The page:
# Re: 2nd try for a "correct" starting point for signature gcreation in RSA algorithm

On 2011-04-07, ping pong <mosescuadro@xxxxxxxx> wrote:

"Francois Grieu" <fgrieu@xxxxxxxxx> wrote in message
news:4d9de112\$0\$20750\$426a74cc@xxxxxxxxxxxxxxx
On 07/04/2011 16:42, ping pong wrote:
Using a previous advice on correct notation and algebra:
All parameters adhering to the RSA standard .
I am hoping I have now achieved a correct staring point for signature
creation in RSA.

1. Pick two large equal sized primes p and q

Question 2:
Sorry: my vision is pretty bad.
I likely cannot locate it in Handbook of applied cryptography (from now
on HAC) after trying many times with maximum effort!
What exactly is the recommendation for the requirement that follows:
1. Generate two large distinct random primes p and q, each roughly the
same size (see 11.3.2)
It is of interest to me.
Can you shed some light on that requirement?

First, let's examine the size requirements.

By definition, a positive integer of b bits is in range
[2^(b-1) .. (2^b)-1].

Checking formulation:
Let b = 2 bits
Formula gives:
(2^(2-1) .. (2^2) -1)
(2 .. 3)
Why not: (0, 1, 2, 3)?
or [0 .... (2^b) - 1]

Because 1 is only 1 bit long, and 0 is zero bits long.

Is the lower limit to be questioned?

Question is all you want. This is the definition of what it means to say
a number is b bits long.

I am not sure at this moment?

In some contexts, p and q must be exactly the same size.
For example, ANSI X9.31 specifies that for a key of 1024+256*s bits,
p and q must be in range [2^(511.5+128*s) .. 2^(512+128*s)-1];
it follows that p and q must be exactly 512+128*s bits.

In some other contexts (e.g. PKCS#1), p and q are allowed to
have slightly different size; typically, the difference is chosen
small (1 or 2 bits).

I had no idea that different contexts had different size requirements for p
and q.

requirements for a key to fall under some specification. Not context.

But I am learning.
I am trying to identify the "basis" version of the RSA algorithm that is
considered "secure".
It's interesting that sometimes p and q are the same bit size? Sometimes
not, by a small bit difference - a couple of "lower bits" - I presume?
In a "basis" study of RSA, which version is normally used? Equality or
small difference between p and q?

It does not matter.

And I wondered about the logic underpinning this decision?
Can some light be shed on these considerations?

You are getting distracted. Certain standards require that the key obey
certain restriction. They have nothing to do with RSA. Their only
purpose is to make the definition clear and to make sure that the system
is hard to break. If one of the keys is a very different length than the
other, RSA becomes easier to break.
Remember that an integer of length n has 2^(n-1) possibilities. So there
are lots and lots of p, q of length n.
Adding in possibilities of length n-1 say only increases this by 50%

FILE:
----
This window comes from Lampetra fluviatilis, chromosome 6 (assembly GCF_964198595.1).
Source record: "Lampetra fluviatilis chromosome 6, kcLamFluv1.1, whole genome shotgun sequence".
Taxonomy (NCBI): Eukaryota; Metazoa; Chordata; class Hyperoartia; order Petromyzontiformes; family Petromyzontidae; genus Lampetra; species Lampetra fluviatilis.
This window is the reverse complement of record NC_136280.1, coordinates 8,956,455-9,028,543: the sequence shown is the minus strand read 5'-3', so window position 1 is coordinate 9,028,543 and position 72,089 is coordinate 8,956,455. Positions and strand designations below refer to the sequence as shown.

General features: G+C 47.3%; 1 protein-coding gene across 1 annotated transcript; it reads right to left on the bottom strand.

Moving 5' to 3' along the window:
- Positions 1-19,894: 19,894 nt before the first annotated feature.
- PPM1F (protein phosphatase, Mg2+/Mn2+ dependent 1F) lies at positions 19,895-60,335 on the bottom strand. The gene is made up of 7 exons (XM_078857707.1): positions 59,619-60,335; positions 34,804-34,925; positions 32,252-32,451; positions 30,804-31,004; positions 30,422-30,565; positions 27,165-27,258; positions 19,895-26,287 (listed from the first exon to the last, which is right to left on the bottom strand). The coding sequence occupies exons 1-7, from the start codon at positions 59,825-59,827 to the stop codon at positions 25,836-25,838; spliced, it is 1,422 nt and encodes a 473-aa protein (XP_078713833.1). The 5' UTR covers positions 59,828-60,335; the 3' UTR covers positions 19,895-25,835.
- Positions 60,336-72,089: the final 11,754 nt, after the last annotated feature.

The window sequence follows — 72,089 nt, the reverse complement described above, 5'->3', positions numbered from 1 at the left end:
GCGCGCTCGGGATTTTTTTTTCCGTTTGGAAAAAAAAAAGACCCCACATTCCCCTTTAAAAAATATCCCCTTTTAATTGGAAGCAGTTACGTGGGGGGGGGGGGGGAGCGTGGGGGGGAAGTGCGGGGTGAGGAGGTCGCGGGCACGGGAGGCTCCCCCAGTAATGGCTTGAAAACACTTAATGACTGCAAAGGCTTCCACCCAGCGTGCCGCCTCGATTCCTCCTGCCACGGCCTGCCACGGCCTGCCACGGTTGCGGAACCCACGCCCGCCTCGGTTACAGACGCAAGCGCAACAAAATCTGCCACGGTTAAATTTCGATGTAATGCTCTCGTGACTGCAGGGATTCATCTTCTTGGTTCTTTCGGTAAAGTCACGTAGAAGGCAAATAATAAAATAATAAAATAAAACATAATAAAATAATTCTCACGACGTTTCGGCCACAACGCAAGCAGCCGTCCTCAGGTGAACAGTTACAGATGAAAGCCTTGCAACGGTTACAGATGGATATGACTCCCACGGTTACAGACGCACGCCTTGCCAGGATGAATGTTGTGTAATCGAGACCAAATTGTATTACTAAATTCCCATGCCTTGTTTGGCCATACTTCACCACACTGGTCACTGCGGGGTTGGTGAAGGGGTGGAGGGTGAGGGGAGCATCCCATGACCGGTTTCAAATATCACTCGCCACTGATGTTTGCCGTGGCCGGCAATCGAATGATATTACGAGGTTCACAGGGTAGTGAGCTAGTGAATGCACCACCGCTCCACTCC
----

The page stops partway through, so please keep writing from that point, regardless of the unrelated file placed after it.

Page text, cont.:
(actually slightly more because of the distribution of primes, but that
is straining at gnats)

These factors seem to be subtleties that I cannot readily read in the
standard books,

Because they have nothing to do with RSA.

Or have escaped me in the complexity of the matter
Or my vision is failing me.
I try not to skip text but inevitably I do.
By virtue of making text recognition as painless as possible.
In part however it is not understanding all of the information that my
vision absorbs. I
f you see what I mean?

With my numerous questions.

.... But I am rambling on .....

Yes.

The RSA cryptosystem works just the same, but its implementation
in the CRT variant (especially in hardware) is slightly more
difficult.

Then, the "random" requirement.

Again, depending on context, one might want to use a true or
pseudo-random source.

And there are several techniques to go from a random bitstring
to a random prime; its primality might be probable or provable;
so other characteristics might be required (e.g. "strong" prime,
for some definition of strong).

A free, modern, recognized, almost self-contained standard for
RSA key generation is in
<http://csrc.nist.gov/publications/fips/fips186-3/fips_186-3.pdf>

2. Compute n = pq
3. Pick a value of e such that gcd(e, lcm(p-1,q-1)) = 1
4. Compute d = 1/e (mod lcm(p-1, q-1))
5. Return (e, n) as the public key and return (d, n) as the private key.

What follows is my real interest:
A signature is then:
1. Compute h the hash of your message = h(m)
2. Compute the padded version of h (see PKCS #1 for instance) =
p(h(m)) = m'
3. Compute s = m'^d mod n
4. Return s= m'^d mod n as the signature
5. Or for my purpose, return:
EQ 1: s = m'^d mod (p * q)

Question 3:
Is EQ 1, the correct RSA signature creation starting point -
(ignoring the likely notational defects)?

This is *ONE* correct RSA signature generation method.
There are many others. In particular:
- in some (relatively rare) contexts (including ISO/IEC 9796-2
with some set of options), an additional step replaces s by s'
with s' = min(s, n-s), making s one bit less than n. If about
half of your signatures are wrong, likely you are hit by
this.
- in many contexts, a final step transforms s or s' into a byte
string of fixed size. If a small fraction of your signatures
are wrong, likely you are hit by this.

Francois Grieu

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